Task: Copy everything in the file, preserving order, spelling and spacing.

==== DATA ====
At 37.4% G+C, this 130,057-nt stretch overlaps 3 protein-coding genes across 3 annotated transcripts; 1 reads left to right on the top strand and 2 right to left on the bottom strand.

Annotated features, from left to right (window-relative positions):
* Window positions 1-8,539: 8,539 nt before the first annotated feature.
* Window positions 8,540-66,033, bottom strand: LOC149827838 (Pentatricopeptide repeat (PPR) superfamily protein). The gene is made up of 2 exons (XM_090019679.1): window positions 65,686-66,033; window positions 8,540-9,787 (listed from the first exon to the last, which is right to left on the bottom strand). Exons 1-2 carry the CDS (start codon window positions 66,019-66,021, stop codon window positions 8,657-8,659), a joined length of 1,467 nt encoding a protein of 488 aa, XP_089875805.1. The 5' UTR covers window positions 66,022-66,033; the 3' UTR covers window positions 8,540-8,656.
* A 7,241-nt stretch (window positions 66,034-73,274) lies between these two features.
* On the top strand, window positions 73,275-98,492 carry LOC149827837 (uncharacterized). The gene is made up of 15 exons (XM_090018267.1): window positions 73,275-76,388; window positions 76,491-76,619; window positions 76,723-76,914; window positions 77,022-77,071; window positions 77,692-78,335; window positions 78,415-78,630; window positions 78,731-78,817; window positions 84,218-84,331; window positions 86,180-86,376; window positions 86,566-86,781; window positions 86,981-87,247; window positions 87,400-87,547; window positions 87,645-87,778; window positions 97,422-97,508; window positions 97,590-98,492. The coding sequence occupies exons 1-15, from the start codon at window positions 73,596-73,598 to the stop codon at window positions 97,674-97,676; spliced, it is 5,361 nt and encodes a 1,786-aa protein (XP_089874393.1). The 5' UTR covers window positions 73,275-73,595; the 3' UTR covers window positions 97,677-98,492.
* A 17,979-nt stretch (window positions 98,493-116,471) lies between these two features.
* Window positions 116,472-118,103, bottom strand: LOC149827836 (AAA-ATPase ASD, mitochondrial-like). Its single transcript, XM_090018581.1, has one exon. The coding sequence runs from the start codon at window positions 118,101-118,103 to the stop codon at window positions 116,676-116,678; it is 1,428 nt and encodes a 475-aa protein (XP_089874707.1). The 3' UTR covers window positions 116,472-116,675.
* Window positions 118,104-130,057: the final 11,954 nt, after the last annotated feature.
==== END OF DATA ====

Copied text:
At 37.4% G+C, this 130,057-nt stretch overlaps 3 protein-coding genes across 3 annotated transcripts; 1 reads left to right on the top strand and 2 right to left on the bottom strand.

Annotated features, from left to right (window-relative positions):
* Window positions 1-8,539: 8,539 nt before the first annotated feature.
* Window positions 8,540-66,033, bottom strand: LOC149827838 (Pentatricopeptide repeat (PPR) superfamily protein). The gene is made up of 2 exons (XM_090019679.1): window positions 65,686-66,033; window positions 8,540-9,787 (listed from the first exon to the last, which is right to left on the bottom strand). Exons 1-2 carry the CDS (start codon window positions 66,019-66,021, stop codon window positions 8,657-8,659), a joined length of 1,467 nt encoding a protein of 488 aa, XP_089875805.1. The 5' UTR covers window positions 66,022-66,033; the 3' UTR covers window positions 8,540-8,656.
* A 7,241-nt stretch (window positions 66,034-73,274) lies between these two features.
* On the top strand, window positions 73,275-98,492 carry LOC149827837 (uncharacterized). The gene is made up of 15 exons (XM_090018267.1): window positions 73,275-76,388; window positions 76,491-76,619; window positions 76,723-76,914; window positions 77,022-77,071; window positions 77,692-78,335; window positions 78,415-78,630; window positions 78,731-78,817; window positions 84,218-84,331; window positions 86,180-86,376; window positions 86,566-86,781; window positions 86,981-87,247; window positions 87,400-87,547; window positions 87,645-87,778; window positions 97,422-97,508; window positions 97,590-98,492. The coding sequence occupies exons 1-15, from the start codon at window positions 73,596-73,598 to the stop codon at window positions 97,674-97,676; spliced, it is 5,361 nt and encodes a 1,786-aa protein (XP_089874393.1). The 5' UTR covers window positions 73,275-73,595; the 3' UTR covers window positions 97,677-98,492.
* A 17,979-nt stretch (window positions 98,493-116,471) lies between these two features.
* Window positions 116,472-118,103, bottom strand: LOC149827836 (AAA-ATPase ASD, mitochondrial-like). Its single transcript, XM_090018581.1, has one exon. The coding sequence runs from the start codon at window positions 118,101-118,103 to the stop codon at window positions 116,676-116,678; it is 1,428 nt and encodes a 475-aa protein (XP_089874707.1). The 3' UTR covers window positions 116,472-116,675.
* Window positions 118,104-130,057: the final 11,954 nt, after the last annotated feature.